- About Coastal Incidents
- Can it cause TEOTWAWKI?
- Determine Your Risk
- Prepping for Coastal Incidents
- Suggested Kits
- Suggested Plans
- During a Coastal Incident
- After a Coastal Incident
- Articles on Coastal Incidents
About Coastal Incidents
Tsunamis, storm surge, and rip currents can cause mass devastation and/or death. They all originate through combinations of the ocean and weather, but they are very different threats. All of these threats apply to those who are near the coast, on the coast, or in the ocean. This makes these threats very regional, and important to understand if you live in a possibly affected area.
- Tsunamis: These giant waves cause the most destruction of the three that we examined. Though they are fairly infrequent, they can plow through buildings easily and have an extended range. They can be caused by space weather, earthquakes, and volcanoes.
- Storm Surge: A temporary rise in sea level can put many buildings (and people for that matter) under water. Storm surge is also far reaching in many areas, since most land near the coast is not that high in elevation. These temporary surges can be caused by severe storms and hurricanes.
- Rip Currents: These invisible killers claim the most lives per year of all three types of coastal incidents. While it only affects only a few people at a time rather than a whole community, they should not be overlooked as a threat. Those caught in a rip current can easily get pulled out to sea to drown. The threat is reserved for those swimming or wading in the water, but that does not make it any less deadly.
Severity of a Coastal Incident
The severity of a coastal incident can fall in a wide range. From a mega tsunami to a small rip current, the scope, range, and impact can go from world ending to barely a threat.
Can it cause TEOTWAWKI?
A mega tsunami could certainly cause the end of the world as we know it. The distance a large tidal wave can travel inland is quite startling, and would catch the majority of the people living in that area off guard. But besides a meteor or super volcano induced tidal wave- the rest of the coastal incident threats are not quite so great.
Determine Your Coastal Incident Risk
The risk for a coastal incident is relatively high on the TrueRisk scale at a 4. Luckily, this threat is very geographically localized to the coast. Rip currents are extremely isolated, but are a naturally occurring phenomenon that can persist for long periods and easily claim lives. This makes them less severe of an incident, although deadly. Storm surge affects a larger area, but is usually predictable and has plenty of notice since it accompanies large storms. Tsunamis are deadly, affect a large area, and are usually part of a ‘domino effect’ of disasters. The combined threat of these incidents results in a risk level that should be noticed and prepared for if you live in a coastal area. If you live inland, only TEOTWAWKI coastal incidents would pose a threat.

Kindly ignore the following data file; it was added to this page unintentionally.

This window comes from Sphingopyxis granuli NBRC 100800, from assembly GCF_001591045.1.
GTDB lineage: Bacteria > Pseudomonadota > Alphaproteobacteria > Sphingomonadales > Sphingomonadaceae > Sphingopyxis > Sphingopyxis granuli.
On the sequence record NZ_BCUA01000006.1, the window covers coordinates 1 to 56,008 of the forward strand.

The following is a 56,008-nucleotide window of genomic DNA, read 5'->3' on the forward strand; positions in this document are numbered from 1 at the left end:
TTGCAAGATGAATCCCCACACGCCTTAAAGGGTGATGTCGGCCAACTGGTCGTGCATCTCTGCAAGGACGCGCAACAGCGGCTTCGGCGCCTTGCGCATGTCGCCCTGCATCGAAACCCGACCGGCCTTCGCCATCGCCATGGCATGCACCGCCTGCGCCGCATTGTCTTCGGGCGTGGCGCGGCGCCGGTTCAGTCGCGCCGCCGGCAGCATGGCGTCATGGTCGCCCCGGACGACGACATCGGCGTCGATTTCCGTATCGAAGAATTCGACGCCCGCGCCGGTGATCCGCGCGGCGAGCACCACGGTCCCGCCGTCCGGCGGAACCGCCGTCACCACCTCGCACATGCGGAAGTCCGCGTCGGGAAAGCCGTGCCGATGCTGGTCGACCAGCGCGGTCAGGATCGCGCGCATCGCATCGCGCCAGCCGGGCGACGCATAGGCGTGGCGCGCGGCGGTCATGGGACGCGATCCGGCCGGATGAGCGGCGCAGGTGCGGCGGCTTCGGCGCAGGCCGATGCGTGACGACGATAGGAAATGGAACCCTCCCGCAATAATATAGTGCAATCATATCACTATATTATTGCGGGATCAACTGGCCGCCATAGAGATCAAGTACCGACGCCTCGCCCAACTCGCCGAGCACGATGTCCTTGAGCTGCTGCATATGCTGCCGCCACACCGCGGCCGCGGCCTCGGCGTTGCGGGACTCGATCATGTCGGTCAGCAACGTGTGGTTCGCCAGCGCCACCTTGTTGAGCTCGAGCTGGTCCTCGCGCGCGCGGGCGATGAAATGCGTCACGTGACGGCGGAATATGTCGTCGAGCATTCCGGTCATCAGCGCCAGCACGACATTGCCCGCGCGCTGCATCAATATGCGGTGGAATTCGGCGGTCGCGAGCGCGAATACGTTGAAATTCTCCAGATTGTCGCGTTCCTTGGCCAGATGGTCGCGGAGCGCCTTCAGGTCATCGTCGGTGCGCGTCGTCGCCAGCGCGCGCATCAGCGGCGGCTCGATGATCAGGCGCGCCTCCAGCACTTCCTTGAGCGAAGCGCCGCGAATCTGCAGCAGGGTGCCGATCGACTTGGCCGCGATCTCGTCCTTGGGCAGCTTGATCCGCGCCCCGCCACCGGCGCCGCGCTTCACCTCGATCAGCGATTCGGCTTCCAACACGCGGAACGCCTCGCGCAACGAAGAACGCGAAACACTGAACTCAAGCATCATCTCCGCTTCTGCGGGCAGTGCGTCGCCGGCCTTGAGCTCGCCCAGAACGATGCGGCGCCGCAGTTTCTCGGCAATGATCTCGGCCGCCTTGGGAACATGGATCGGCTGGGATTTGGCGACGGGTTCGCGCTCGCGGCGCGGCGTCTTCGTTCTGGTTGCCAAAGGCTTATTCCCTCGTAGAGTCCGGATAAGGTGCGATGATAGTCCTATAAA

Prepping for Coastal Incidents
The ability to bug out is one of the more important ways to be prepared for a coastal incident. Most severe incidents have warnings ahead of time, so staying informed can definitely give you a leg up on survival.
The main components you will need out of the survival kit is the communication supplies. Having these set up to notify you of any coastal incident warning will give you the much needed time to use your bug out bag to escape the area. In the event of a rip current, the survival kit first aid component may be needed.
An evacuation plan, fondly known by preppers as a bug out plan, is very important to avoid becoming a casualty. A bug out plan, of course, is more comprehensive than your typical evacuation plan since it covers your end destination, equipment to bring, and a vehicle or plan to get you there.
- Bug Out Plan
During a Coastal Incident
The different coastal events require different actions. Knowing what to do during each of these events can greatly increase your chance of survival. If you are personally caught in a rip current, the most important thing to remember is to relax, locate the shoreline, and swim perpendicular to the shore to escape the current. Trying to fight the current, or swimming with the current will tire you and pull you further from safety. For both tsunamis and storm surge, evacuation is recommended if you receive advanced notice. If you cannot escape in time, it is best to get to higher ground and as far away from the beach as possible.
After a Coastal Incident
Recovering after the disaster will take some time and a little know how. It varies based on incident, but storm surge and tsunamis are similar where rip currents are different.
- Storm Surge/Tsunami Recovery: Assuming you evacuated, you will need to wait until the water subsides and the area around your home is safe. Once is it safe to return home, inspect the damage and note anything salvageable. You will want to contact your insurance company, if you have one that covers these events.
- Rip Current Recovery: Administer first aid and/or CPR to the victim. If you were the victim, regain your breath and try to relax. Make sure authorities and others in the area know of the threat and to avoid the water in the area.